Evidence suggests it has. Excerpts from paper by Masayuki Kudamatsu:
Does democracy promote development? Despite a large number of empirical studies of this question, the evidence remains inconclusive since it is difﬁcult to establish causality running from democracy to development: democracy is likely to be endogenous to socio-economic factors that also affect development (Lipset 1959). As democracy at the national level is clearly not randomly assigned across countries, the empirical challenge is to disentangle the effect of democracy from other confounding factors to the largest possible extent. This paper revisits this question in the context of human development in sub-Saharan Africa. Speciﬁcally, I investigate whether the democratization sweeping the region in the 1990s has reduced infant mortality.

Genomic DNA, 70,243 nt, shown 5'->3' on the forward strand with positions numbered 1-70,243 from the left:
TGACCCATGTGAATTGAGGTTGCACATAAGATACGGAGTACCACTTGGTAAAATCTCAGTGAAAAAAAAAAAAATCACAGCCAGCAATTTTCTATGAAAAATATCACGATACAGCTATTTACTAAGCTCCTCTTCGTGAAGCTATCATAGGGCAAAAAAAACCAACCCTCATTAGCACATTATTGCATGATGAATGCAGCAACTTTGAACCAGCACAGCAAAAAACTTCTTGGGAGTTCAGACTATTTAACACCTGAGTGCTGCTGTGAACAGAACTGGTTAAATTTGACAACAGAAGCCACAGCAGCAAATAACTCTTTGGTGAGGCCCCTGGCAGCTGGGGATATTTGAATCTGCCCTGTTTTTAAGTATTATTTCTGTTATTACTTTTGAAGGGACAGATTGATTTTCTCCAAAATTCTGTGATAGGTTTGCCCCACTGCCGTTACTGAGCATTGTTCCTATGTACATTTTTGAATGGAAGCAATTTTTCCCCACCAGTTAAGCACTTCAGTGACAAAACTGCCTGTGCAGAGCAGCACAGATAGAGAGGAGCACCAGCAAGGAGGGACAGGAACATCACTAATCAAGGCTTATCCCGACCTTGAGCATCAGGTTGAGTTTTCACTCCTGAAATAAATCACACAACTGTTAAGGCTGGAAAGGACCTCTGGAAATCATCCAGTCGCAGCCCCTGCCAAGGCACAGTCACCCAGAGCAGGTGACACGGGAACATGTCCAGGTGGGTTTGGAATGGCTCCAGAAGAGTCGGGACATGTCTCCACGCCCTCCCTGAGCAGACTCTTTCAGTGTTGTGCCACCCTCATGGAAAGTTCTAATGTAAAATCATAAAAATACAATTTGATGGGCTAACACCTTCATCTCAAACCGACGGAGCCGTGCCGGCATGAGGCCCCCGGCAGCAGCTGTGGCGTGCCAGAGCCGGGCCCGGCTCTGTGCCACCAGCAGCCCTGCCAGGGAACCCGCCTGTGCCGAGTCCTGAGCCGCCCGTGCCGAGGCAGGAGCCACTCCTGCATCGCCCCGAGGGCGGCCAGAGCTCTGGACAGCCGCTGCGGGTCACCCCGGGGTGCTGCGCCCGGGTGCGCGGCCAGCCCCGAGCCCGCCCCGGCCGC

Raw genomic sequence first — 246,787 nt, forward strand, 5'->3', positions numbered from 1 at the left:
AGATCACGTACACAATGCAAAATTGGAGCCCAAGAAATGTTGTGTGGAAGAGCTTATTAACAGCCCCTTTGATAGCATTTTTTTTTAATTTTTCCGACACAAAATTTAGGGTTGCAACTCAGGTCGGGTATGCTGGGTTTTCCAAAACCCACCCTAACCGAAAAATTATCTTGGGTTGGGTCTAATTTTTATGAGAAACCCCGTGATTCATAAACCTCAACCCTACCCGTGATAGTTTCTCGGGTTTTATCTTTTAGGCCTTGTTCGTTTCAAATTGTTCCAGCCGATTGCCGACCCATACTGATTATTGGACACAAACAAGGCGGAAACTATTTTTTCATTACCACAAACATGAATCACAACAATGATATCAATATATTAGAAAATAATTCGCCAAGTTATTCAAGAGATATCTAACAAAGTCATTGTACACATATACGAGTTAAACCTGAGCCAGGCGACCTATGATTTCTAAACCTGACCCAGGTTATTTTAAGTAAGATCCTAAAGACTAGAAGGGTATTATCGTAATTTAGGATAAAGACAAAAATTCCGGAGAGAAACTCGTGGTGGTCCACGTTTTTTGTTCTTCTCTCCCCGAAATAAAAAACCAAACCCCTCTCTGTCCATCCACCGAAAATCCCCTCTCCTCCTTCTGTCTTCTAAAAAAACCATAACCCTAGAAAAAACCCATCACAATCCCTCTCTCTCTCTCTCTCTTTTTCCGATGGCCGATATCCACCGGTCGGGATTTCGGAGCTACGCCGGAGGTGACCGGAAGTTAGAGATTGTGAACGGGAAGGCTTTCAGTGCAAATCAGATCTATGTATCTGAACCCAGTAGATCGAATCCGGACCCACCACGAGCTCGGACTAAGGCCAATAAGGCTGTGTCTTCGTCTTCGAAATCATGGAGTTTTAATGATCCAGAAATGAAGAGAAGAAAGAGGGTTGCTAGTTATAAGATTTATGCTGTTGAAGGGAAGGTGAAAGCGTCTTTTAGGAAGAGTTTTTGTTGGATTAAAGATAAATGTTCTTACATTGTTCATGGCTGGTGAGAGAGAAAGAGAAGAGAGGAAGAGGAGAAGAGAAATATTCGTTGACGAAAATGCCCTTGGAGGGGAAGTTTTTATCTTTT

My ﬁndings are as follows. After democratization in sub-Saharan Africa since 1990, infant mortality drops by 1.2 percentage points (12% of the sample mean). This result is robust to controlling for country-speciﬁc linear trends in the birth year of babies, country-speciﬁc birth-order dummies, country-speciﬁc quadratic trends in the mother’s age at birth, and country-level covariates such as per capita GDP, the incidence of wars, and the amount of foreign aid. Except for a couple of outlying cases, there is no such reduction in infant mortality in countries where the dictator holds multiparty elections and stays in power by winning them or where leadership change takes place in a nondemocratic way.